Meantime, Rapid (Vienna) sold Hans Krankl to Barcelona and badly needed a good replacement. It became a Communist Party matter… Rapid had traditionally very close ties with Austrian Left: it was founded as a ‘workers club’ after all. The Austrian Communist Party had close relations with the Soviet Communist Party. The chief-editor of the ACP newspaper decided to get a Soviet player and was instrumental for the transfer. Negotiations started in March 1980. Zinchenko was informed by his coach Yury Morozov, so he postponed his retirement until the matter was settled. It was not something believable, the issue moved slowly from Party levels to the Soviet sport committee, to the difficulty who and how to handle transfer with Western club. Permission to transfer a player to the West was one thing, who to transfer – another. The Austrians wanted Blokhin. They wanted Konkov. They wanted Kolotov. For the Soviets, such players were out of the question. A veteran of Ararat (Erevan) was considered – Kovalenko – which is a hint of the nature of Soviet considerations. The Austrians wanted experienced player with a name. This was perhaps the common ground: the Soviets were willing to consider only experienced players: ‘mature’ men, near the end of their careers, already settled down, so be trusted they would not defect and embarrass USSR. That was the common practice in every East European country, for the same reasons: players no longer needed for the national team and old enough to have families and other strong attachments to the ‘motherland’. Fame was difficult issue: a famous player would be noted by the fans. Blokhin, Kolotov, and Konkov were out of the question – Kovalenko and Zinchenko were in. On one hand, they could have passed for ‘famous’ players – by old reputation. On the other hand, nobody remembered them anymore to pay attention their sudden absence. Zinchenko was the best, because he practically disappeared from sight in 1976. Three other things worked in his favour: Soviet sportsmen’s ‘moral character’ was scrutinized, especially of those playing for the national teams, thus, going abroad – Zinchenko had favourable report: not involved with ‘criminal structures’. The second was connections: Zinchenko knew and was on good terms with bureaucrats of sports governing bodies. His coach, Yury Morozov, was also on good terms with such people and put a word here and there. The third was of general nature: players, belonging to Army and Police clubs – that is, whoever played for all clubs named Dinamo and SKA – were officially officers and automatically unfit for transfer abroad. This explains part of the reasons Blokhin and Konkov, Dinamo Kiev players, were out of the question and also explains why Dinamo Moscow laughed when Zinchenko met them in Vienna and told them he was playing for Rapid – they could not imagine such thing. All reasons eventually belong to ideological politics, boiling down to the problem Soviets were facing: the transfer had to be kept out of public knowledge, for ‘Soviet sport’ was superior to ‘degrading’ professional sport. And along with that, if a football player could work in the West, why not other sportsmen, and by extension, why not everybody? Domestic reasons, but not only: Austrian Communist Party and Rapid were friendly entities, but still at the other side of the Iron curtain – why helping the ‘enemy’ with strong player? Sooner or later, they may play against ‘us’ – and benefit at ‘our’ expense and from ‘our’ generosity. Better give them somebody not so good – an almost retired player was just perfect.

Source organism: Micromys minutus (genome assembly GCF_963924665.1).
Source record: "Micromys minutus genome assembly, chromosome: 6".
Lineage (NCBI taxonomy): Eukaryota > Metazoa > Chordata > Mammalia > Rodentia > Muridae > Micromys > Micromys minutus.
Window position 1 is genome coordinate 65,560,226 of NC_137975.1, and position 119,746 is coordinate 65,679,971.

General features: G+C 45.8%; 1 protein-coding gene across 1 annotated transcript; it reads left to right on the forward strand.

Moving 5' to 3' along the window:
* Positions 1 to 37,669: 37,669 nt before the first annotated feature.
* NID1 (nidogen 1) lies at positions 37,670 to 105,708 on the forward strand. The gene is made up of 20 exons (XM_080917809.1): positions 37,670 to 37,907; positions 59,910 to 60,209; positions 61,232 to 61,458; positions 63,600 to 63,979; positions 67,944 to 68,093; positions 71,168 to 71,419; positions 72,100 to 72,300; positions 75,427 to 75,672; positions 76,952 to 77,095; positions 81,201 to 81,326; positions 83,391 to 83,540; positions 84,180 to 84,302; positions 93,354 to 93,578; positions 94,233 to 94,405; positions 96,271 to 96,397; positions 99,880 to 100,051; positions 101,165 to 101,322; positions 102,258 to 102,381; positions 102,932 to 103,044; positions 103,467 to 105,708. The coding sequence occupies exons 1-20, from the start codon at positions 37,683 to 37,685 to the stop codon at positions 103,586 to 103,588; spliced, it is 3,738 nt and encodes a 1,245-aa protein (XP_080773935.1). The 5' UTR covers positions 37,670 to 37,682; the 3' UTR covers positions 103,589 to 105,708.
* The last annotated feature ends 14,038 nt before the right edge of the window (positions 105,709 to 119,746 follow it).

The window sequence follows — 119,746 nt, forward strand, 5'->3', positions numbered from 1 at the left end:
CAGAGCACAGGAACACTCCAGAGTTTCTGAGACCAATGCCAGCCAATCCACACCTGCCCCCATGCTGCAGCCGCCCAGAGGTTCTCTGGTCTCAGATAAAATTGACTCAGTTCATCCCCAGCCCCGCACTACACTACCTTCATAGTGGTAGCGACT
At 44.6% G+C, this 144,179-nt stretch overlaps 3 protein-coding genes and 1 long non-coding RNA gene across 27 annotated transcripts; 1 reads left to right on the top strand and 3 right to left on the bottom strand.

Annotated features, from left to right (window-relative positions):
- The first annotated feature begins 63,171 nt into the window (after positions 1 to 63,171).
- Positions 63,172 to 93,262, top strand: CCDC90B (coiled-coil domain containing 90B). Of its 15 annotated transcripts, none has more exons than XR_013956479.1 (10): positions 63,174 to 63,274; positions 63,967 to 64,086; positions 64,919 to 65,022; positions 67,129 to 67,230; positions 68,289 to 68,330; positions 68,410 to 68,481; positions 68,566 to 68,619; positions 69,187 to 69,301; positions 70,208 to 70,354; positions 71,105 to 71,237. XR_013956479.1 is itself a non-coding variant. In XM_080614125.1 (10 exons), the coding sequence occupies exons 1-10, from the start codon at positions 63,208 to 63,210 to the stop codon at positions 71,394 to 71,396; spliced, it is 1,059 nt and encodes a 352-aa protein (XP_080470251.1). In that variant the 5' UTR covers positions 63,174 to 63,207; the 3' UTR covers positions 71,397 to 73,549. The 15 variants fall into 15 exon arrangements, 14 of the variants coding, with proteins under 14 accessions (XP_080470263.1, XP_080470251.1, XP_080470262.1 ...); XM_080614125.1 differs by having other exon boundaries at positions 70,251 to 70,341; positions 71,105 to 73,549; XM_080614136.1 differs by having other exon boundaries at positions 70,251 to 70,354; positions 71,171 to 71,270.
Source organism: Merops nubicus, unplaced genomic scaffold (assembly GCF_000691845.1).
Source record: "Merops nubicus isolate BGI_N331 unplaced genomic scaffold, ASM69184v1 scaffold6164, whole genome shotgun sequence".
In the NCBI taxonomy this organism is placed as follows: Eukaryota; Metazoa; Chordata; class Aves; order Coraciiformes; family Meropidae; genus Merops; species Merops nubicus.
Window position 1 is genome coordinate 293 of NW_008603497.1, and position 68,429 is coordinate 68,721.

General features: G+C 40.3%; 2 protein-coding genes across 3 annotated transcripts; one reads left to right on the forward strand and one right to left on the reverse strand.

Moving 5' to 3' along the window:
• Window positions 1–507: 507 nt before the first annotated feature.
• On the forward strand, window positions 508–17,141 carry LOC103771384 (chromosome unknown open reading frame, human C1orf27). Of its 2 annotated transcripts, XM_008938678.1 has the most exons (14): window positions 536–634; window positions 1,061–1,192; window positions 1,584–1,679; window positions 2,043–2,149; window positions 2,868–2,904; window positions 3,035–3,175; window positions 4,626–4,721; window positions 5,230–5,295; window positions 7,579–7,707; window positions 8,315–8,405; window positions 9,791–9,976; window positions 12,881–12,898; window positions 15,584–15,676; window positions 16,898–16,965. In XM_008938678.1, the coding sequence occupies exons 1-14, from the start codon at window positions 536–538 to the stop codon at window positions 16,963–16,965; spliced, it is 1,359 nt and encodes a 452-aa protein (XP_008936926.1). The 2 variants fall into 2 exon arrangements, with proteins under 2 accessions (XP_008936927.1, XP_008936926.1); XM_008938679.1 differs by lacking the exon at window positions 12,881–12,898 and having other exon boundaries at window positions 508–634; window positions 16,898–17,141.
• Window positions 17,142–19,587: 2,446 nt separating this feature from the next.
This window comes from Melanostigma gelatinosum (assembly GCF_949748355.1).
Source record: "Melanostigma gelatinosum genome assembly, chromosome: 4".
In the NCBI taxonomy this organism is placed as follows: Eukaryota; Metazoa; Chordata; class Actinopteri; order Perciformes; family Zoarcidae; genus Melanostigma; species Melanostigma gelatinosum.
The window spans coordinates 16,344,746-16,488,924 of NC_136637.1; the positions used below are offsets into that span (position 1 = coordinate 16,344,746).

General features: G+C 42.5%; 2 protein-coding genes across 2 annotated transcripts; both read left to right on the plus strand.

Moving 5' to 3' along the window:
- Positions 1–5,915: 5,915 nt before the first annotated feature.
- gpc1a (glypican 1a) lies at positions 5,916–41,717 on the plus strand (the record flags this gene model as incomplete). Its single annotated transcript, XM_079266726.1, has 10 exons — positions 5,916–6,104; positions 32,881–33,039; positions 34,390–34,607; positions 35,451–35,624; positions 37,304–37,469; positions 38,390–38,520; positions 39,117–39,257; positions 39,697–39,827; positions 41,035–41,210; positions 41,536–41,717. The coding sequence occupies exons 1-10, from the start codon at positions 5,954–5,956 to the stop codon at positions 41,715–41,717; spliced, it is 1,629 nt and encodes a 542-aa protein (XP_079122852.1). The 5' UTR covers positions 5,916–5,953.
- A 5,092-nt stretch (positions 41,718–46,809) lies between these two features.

But this brings the question why Austria was the first permitted destination – foreign clubs were interested obtaining Soviet players for years and surely Spanish or West German club would pay more than Austrian one. Now a hint comes from another sport: USSR exported hockey players since the early 1970s. The first country was Austria, followed by Finland and Japan. Part of the reason was political – nobody paid attention to the post-Second World War peace treaties for years, but USSR had special ones with both Austria and Finland, which made it easy to put pressure and prevent possible defection. Austria was safer from Soviet perspective than other Western countries, so they exported old hockey players there and the formula was established: no Dinamo or CSKA player ever went abroad, but Spartak Moscow players did. The International Hockey Federation’s rules helped the Soviets in their own efforts to hide professional contracts: since under those rules every European player was mere amateur, USSR did not export professional players, but, officially, coaches. Who, once in Austria, transformed into playing coaches – and played. Nobody defected, which was a good sign for risking a football player. It was not possible to make Zinchenko ‘a coach’, but another way was found – Zinchenko not only never signed the contract with the Austrians – he never even saw it! The terms remain unknown to him to this very day. It was never made public. It was not a contract between clubs – Zenit was not involved, not even the Soviet Football Federation was directly involved: it was a contract bargained and signed by entirely different organization and Zinchenko went to Vienna as ‘engineer’ employed by ‘Soyuzvneshtechnika’, a body dealing with specialists permitted to work abroad. Zinchenko was paid by this organization, receiving his salary – in special vouchers Soviets had for such workers, giving him the right to shop in the special Soviet stores using hard currency – in the Soviet Embassy in Vienna. At the end, Zinchenko lost most of his payment – his salary was paid in special vouchers, exchangeable for goods in those hard currency stores, so, he was unable to spend them in Austria, and had little use for them back in Leningrad. He kept those vouchers at home for years and when USSR collapsed found himself with pile of useless paper. Anyhow, Zinchenko went to Vienna not as a football player, but as some kind of engineer. The news was not mentioned in any big publication, so it remained unknown and stayed so until the end of USSR, when players already were moving abroad and purely historic question emerged who was the first one. Then at last Zinchenko’s story was published.